A Dassault Falcon 2000, one of nine business jets seized in 2012 on charges of evading import tax, goes to auction December 15 under order of Brazil’s Federal Revenue agency. The minimum bid of R$2.275 million (about $408,000) is less than half the sum that courts have ordered tax authorities to pay for hangarage fees and a far cry from its R$7.5 million value when seized.
Auction catalog photos show gleaming woodwork and a gold-plated lavatory sink, but also a return-to-service estimate of R$6.31 million, “almost 50 percent more than fair market value.” Highlighted cautions include that the logs are missing—logbook, engines, and airframe, among others—and that four tires are flat. The aircraft’s best value is as parts, said the appraiser, and once auctioned, it becomes legal in Brazil. A long series of qualifications and documents are needed to bid; for example, only a Brazilian corporation can resell the aircraft, in whole or in parts.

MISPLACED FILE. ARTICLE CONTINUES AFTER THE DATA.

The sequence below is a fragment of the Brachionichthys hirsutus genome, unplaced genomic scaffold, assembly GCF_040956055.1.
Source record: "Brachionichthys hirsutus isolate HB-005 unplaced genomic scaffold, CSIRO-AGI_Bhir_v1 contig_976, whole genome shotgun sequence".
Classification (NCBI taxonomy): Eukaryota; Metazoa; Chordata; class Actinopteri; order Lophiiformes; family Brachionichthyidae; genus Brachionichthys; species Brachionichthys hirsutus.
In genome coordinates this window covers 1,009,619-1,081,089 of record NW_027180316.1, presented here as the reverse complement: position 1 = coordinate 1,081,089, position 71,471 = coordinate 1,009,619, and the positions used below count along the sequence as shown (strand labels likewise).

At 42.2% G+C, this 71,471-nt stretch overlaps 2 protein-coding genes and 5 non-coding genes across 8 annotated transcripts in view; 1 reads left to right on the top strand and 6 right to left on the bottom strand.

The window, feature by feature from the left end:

The tax charges were never clear-cut, turning on such issues as whether an aircraft is “used” only when it is flown or when it is merely parked, and on personal versus business use. Most of the seizures were successfully fought in court. The Falcon lender, 1st Source Bank, said in a collection action against the owner that it had warned its Brazilian clients of the upcoming seizures.
The auction had been delayed by appeals by the lender and the owner. The auction site details how bids may be placed and viewing scheduled, now through December 14.